Nissan’s faith is in workers

Nissan aims to use human resources strategies to propel its Sunderland site into the top five most productive car plants in the world. According to personnel director Philip Ashmore, Nissan UK has cherry-picked the best Japanese working practices. But he said many of the work practices at the plant, such as flexible hours and training […]

Nissan aims to use human resources strategies to propel its Sunderland site into the top five most productive car plants in the world.

According to personnel director Philip Ashmore, Nissan UK has cherry-picked the best Japanese working practices. But he said many of the work practices at the plant, such as flexible hours and training schemes offering staff continuous improvement of skills, were created in the UK.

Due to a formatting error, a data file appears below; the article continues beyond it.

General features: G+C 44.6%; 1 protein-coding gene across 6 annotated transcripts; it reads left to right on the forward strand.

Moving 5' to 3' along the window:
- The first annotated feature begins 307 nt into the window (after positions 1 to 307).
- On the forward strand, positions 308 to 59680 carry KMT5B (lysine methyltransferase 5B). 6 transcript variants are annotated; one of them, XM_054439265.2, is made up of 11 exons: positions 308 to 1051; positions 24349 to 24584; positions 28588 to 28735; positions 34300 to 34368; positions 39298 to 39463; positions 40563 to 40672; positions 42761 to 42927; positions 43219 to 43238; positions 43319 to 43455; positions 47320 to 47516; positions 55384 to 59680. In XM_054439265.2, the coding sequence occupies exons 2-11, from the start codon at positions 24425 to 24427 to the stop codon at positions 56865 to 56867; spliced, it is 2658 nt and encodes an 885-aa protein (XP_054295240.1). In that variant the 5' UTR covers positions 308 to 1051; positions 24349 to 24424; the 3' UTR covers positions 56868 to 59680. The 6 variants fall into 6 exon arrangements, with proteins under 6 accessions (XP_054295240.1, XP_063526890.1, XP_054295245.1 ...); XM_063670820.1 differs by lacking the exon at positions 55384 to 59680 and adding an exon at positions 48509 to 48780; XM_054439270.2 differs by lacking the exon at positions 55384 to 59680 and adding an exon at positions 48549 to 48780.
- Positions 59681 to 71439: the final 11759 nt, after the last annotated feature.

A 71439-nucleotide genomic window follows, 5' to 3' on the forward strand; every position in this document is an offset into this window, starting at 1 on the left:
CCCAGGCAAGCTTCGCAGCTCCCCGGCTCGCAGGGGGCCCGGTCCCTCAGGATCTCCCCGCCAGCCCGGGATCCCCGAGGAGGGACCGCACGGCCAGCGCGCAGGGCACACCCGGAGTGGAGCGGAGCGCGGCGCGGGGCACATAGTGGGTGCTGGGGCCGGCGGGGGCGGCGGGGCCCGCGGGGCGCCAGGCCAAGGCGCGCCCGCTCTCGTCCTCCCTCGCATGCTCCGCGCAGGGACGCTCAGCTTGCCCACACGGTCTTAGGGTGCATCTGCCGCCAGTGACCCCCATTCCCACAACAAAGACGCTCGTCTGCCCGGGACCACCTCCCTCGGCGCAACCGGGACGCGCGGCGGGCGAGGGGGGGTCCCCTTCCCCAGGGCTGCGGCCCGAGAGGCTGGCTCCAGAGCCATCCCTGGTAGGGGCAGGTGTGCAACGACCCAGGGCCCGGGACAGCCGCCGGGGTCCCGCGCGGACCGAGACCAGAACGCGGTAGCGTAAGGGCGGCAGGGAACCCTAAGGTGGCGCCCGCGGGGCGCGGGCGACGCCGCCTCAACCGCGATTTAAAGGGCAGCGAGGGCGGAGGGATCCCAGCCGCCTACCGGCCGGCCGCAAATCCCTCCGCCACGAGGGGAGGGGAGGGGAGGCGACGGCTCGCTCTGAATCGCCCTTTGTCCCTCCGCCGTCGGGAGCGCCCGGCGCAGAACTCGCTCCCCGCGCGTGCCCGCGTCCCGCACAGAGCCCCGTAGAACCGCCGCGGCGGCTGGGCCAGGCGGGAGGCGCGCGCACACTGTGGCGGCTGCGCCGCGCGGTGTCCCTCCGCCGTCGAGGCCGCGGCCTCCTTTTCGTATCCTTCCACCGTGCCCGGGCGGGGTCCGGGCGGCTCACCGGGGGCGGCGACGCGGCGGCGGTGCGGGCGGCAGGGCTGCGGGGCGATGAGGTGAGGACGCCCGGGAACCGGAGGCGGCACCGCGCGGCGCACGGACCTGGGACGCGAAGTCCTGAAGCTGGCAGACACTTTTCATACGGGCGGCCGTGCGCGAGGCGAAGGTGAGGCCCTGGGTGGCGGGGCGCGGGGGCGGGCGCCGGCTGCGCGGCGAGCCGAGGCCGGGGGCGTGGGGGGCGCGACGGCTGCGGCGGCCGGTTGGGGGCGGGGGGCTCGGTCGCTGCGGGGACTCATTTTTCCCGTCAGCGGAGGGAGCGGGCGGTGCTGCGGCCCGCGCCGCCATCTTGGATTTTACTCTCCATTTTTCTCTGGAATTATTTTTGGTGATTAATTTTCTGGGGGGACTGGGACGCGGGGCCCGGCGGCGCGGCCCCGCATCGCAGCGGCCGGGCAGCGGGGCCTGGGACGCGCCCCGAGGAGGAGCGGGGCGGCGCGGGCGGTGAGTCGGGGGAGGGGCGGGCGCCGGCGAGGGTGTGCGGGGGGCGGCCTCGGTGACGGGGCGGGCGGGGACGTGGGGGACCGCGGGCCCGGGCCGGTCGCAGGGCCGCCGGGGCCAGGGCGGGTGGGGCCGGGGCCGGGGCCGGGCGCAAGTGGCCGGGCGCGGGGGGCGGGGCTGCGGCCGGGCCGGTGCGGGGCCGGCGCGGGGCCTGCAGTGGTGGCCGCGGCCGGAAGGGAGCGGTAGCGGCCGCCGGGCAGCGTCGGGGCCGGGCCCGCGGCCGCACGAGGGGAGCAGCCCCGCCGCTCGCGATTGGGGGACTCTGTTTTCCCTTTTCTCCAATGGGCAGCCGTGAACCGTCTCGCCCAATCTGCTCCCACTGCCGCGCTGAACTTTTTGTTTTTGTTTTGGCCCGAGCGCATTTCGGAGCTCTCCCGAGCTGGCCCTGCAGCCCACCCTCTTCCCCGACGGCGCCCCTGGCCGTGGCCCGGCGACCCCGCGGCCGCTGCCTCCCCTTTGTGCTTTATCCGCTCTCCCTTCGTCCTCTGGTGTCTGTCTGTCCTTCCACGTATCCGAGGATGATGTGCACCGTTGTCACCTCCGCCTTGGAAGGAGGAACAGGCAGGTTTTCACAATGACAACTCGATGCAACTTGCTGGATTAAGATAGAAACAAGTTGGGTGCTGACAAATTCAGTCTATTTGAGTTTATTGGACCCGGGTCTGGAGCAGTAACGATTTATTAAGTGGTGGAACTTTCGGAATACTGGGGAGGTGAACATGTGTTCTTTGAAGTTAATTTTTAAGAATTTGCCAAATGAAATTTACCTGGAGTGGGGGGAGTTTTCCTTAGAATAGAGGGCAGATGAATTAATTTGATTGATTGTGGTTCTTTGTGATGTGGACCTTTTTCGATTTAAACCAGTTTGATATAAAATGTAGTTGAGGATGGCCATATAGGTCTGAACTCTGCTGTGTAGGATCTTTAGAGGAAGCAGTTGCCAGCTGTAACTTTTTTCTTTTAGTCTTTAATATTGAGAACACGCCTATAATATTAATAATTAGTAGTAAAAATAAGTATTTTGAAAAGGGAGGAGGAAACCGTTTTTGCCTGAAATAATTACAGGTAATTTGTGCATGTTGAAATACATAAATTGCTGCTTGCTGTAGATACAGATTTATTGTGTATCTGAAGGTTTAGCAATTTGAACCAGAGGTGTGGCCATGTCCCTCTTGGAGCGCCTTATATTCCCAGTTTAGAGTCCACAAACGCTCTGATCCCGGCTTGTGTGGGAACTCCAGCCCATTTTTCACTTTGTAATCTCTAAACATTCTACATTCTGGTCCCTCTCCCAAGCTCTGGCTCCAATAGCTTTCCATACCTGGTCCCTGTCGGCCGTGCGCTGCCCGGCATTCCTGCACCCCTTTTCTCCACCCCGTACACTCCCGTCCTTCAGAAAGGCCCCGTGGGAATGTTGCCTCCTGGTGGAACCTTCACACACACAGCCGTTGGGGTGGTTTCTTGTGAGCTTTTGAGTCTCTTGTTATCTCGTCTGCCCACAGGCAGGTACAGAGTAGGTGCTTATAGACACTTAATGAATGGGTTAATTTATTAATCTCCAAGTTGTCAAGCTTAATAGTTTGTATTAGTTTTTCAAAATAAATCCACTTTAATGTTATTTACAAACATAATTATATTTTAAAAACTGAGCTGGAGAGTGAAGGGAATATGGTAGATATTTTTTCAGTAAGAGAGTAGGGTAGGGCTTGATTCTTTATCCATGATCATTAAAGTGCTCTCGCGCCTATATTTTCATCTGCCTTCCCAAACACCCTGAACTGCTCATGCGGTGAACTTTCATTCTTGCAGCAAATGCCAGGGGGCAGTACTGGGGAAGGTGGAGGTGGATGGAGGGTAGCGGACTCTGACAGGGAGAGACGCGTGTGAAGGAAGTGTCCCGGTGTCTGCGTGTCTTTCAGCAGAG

The plant’s productivity improved 7% to 105 vehicles per worker per year in 1998 – top of the European league, according to figures from the Economist Intelligence Unit. But it is 10th in the world, behind plants in Korea and Japan. The top-producing factory, which is yet to be named, produces 160 cars per employee.

`We deliberately bench-marked ourselves against our parent company in Japan,’ said Ashmore. `Success is down to a combination of human resources practices and investment in capital. Much of it is due to systems of working and striving for continuous improvement.’